Reproducible Builds have the goal to verify the required steps from the source code to the binary. Multiple open source software projects joined together to apply existing techniques to achieve deterministic builds in popular software distributions.
Reproducible Builds in MacPorts
Port builds with MacPorts should be repeatable and predictable. That means that if a user installs a port today, and another user installs the port tomorrow, and the Portfile has not been changed in between, both users should get the same software (allowing of course for possible differences due to architecture or OS X version).
Ports should use the right compiler.
When a software package has a mandatory dependency on another package, and that other package is missing, it's easy to see, because usually the configure phase will exit with an error explaining what was missing, and then that dependency can be added to the portfile. But some software packages have optional dependencies: they'll use the dependency if it's already installed, but won't complain if it's not installed; they'll just omit that functionality. These situations are easier for a maintainer to inadvertently overlook, and if so, some users who install the port will have the optional functionality and some won't, based on whether they happened to already have the optional dependency installed. If the optional dependency's library version number increases, that may even cause the port to be broken until it's rebuilt. Or if the port is distributable, then they may get the binary built by our buildbot, which doesn't have any extraneous ports installed, so any optional functionalities won't be there.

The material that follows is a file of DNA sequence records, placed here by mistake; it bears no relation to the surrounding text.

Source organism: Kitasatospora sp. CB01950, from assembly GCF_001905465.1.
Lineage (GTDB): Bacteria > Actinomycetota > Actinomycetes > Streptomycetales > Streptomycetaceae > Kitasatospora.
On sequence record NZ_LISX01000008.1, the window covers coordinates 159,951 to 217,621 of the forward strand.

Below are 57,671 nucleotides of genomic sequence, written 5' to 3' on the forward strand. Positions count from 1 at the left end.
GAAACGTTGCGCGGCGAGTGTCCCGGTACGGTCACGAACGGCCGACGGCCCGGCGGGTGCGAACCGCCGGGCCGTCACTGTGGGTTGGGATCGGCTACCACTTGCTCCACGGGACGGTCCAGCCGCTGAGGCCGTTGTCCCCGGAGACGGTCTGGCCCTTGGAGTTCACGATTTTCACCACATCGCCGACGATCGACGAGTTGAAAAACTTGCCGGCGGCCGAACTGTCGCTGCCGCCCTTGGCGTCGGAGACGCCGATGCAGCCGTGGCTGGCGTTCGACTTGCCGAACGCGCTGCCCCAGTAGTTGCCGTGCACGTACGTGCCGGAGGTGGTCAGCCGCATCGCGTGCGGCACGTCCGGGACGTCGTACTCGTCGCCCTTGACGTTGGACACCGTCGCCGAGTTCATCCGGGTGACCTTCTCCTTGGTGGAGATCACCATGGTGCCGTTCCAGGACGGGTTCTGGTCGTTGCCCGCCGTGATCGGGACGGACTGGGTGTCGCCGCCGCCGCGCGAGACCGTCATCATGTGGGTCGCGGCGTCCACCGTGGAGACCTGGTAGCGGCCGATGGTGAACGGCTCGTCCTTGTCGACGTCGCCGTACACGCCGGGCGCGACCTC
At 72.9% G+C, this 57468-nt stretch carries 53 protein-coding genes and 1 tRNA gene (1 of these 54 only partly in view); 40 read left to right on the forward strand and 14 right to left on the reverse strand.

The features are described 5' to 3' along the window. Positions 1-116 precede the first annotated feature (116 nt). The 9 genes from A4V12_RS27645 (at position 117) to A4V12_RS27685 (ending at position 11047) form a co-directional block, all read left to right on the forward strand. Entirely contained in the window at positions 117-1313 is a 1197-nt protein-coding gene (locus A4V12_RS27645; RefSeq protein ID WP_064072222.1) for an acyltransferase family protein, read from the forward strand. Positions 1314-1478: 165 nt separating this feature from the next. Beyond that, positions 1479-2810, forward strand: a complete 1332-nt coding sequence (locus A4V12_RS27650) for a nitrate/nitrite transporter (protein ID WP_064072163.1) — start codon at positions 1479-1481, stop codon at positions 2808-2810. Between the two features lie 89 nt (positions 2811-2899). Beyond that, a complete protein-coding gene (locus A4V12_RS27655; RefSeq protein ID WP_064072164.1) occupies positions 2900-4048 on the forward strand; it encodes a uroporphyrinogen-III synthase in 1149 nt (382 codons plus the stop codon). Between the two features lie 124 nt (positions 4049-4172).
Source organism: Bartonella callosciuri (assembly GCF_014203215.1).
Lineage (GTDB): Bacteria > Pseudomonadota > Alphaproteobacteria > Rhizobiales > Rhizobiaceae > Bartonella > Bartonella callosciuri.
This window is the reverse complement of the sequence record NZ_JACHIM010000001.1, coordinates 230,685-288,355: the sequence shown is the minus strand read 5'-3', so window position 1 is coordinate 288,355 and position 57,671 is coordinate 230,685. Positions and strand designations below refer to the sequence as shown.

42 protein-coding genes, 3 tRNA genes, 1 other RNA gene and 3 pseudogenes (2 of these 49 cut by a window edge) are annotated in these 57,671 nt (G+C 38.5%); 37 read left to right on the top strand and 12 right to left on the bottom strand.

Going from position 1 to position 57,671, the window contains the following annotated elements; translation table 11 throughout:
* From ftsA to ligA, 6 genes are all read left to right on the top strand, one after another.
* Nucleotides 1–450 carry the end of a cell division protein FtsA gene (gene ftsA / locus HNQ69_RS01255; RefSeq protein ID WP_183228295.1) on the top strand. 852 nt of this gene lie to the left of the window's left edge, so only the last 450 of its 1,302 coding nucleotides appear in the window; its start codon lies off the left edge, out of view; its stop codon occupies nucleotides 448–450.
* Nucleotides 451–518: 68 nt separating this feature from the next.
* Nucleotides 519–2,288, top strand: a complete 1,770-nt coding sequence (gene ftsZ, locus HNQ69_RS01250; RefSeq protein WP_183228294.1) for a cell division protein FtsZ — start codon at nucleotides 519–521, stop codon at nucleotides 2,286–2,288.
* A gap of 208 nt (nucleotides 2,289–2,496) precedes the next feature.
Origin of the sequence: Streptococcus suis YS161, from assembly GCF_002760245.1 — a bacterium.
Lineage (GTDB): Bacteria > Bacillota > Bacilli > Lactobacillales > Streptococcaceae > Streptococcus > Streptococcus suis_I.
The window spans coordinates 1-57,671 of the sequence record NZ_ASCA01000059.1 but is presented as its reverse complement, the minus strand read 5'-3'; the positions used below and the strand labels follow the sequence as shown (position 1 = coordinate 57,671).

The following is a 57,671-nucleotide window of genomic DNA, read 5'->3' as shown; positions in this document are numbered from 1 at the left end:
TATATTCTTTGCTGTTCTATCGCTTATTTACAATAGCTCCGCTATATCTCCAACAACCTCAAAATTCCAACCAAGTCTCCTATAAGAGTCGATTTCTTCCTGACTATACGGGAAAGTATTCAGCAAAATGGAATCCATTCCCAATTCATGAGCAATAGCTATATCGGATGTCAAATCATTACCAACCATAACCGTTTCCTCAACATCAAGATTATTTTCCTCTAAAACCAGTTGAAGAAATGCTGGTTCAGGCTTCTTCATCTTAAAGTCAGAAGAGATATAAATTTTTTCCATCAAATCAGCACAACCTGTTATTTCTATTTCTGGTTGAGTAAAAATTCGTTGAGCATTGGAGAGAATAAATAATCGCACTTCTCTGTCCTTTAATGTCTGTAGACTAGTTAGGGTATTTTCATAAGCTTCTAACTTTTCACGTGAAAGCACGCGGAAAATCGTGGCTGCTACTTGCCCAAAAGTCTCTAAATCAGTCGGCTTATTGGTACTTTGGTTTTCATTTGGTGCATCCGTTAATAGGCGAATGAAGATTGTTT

We don't want this, so when such a situation is discovered, either the dependency should be unconditionally added to the portfile and the revision increased, or the software should be informed to never use the optional functionality, even if the optional dependency is already installed. In the latter case, a variant could also be added to let the user choose whether to add the functionality or not.
Fetching the source from a repository
Wherever possible, ports should fetch from compressed distfiles, which our network of servers will automatically mirror. When this is not possible, a port might fetch directly from the developers' repository. When fetching from a repository, it is important to specify a specific revision or commit to fetch. It is not acceptable to fetch from the head or tip of the trunk or of a specific branch, because if two users install the same version of the port a day apart, and in between the developers commit a new revision to their repository, the two users will have different software, but no outward indication that this is the case. Also, the user who installed the port first will have no indication that new software is available, and even if they knew that a new version was available, they would have to forcibly rebuild the port to get it, since MacPorts would not consider the port outdated. Even that might not work: if the port is distributable, our buildbot will build a binary package the moment it is committed, and users might forevermore get that version, even if newer versions are available upstream. Finally, users who do manage to get newer commits are thus getting software that nobody at MacPorts has tested before; we always want at least one person (the MacPorts committer) to have verified that software at least builds and ideally works correctly and does not have any adverse side-effects (malware perhaps?) before making it available to other MacPorts users.
The solution is to always specify a specific known-good commit of the upstream repository to use. When new software is available upstream, the portfile can be updated to reference that new version.